“Why don’t you ever go to Underhill, Michael? They have really great stuff.” Michael heard Emily laugh, but she still stared curiously at the side of his face. “It’s weird, I don’t think you’ve even mentioned the store once since I’ve known you…”

Michael pushed off on his bike, swerving around her. “Let’s go,” he whispered.

They headed back uptown, riding down Magazine now because Michael had the idea that he’d drop Emily off at her house in the Garden District before continuing on alone. Michael rode steadily, not necessarily fast but determined to get both of them home quickly. This had been a terrible idea.

The bright lights of the business district faded out as they rode farther uptown, replaced by occasional streetlights that seizured yellow every few minutes. “Michael…” Emily called softly behind him, and he looked back to see her almost two blocks behind him. He must have been riding faster than he’d meant to.

He slowed down and waited as she caught up with him. They were in front of a day laborer service, homeless men already piled up around the doorway, when she pulled up beside him.

“Would you slow up? My bike is heavier than yours.”


“What’s gotten into you? One second everything is cool, and…oh!” There was the sound of fabric tearing. Emily had stepped on her long white dress while trying to pedal and part of the hem had torn open, so that there was a large mouth towards the bottom. “Damn it, this is one of Alexander’s favorite dresses.”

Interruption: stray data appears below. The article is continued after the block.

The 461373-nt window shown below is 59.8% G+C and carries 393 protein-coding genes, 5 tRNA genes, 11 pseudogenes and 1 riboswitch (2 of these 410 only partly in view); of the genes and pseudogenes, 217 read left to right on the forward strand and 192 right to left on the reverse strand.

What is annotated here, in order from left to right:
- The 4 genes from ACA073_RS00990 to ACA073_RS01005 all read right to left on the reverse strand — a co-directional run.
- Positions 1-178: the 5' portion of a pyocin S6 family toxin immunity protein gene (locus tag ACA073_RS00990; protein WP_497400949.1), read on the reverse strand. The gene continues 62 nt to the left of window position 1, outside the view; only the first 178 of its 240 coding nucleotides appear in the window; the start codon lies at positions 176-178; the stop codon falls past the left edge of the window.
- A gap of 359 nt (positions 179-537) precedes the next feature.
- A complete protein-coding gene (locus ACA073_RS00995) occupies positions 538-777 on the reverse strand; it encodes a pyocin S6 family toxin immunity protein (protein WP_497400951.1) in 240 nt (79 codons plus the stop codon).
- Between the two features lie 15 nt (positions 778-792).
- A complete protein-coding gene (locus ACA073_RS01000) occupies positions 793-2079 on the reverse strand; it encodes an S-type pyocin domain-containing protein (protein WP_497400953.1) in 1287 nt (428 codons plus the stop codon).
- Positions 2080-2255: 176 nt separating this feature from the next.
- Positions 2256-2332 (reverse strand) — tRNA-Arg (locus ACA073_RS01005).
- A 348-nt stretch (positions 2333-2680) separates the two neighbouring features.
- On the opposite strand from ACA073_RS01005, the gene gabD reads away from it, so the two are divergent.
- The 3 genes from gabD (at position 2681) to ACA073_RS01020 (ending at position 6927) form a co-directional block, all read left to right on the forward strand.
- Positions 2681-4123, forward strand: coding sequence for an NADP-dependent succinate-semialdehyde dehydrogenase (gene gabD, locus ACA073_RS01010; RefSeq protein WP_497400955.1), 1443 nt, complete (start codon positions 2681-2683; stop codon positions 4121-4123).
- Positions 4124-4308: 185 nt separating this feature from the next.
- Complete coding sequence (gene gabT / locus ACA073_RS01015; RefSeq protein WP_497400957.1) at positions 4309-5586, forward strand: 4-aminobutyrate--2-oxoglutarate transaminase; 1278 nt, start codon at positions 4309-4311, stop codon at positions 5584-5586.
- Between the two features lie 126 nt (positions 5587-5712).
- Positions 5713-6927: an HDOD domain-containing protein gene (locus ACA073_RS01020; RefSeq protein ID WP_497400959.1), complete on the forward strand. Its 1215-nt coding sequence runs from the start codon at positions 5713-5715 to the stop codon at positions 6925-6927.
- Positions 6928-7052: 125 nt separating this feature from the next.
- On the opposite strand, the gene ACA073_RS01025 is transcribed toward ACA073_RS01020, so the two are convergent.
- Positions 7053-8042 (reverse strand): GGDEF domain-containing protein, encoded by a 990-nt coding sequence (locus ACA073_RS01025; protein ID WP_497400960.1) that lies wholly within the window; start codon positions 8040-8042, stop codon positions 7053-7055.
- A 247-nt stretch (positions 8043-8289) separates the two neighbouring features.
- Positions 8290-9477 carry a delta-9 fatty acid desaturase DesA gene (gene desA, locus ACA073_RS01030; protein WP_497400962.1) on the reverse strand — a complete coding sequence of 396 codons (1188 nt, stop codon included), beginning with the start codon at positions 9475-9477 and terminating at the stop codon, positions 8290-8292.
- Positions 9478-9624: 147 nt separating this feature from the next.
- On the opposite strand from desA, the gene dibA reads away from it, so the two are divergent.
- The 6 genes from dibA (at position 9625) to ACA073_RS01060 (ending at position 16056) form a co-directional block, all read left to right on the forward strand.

They coasted to a stop underneath the massive Mississippi River bridge. Hundreds of feet above their heads traffic could be heard distantly humming past. Emily reached down and picked up the loose band of fabric, then let it go. The tear in the dress draped open, somehow vulgar, even though all that could be seen was the swell of Emily’s calf.

Michael put his bike down on the concrete and squatted by her feet. He looked at the tear from both sides, clearing away a few minuscule scraps of thread. “This isn’t that bad. The cotton isn’t torn, just the stitching. A needle and thread is all you need.”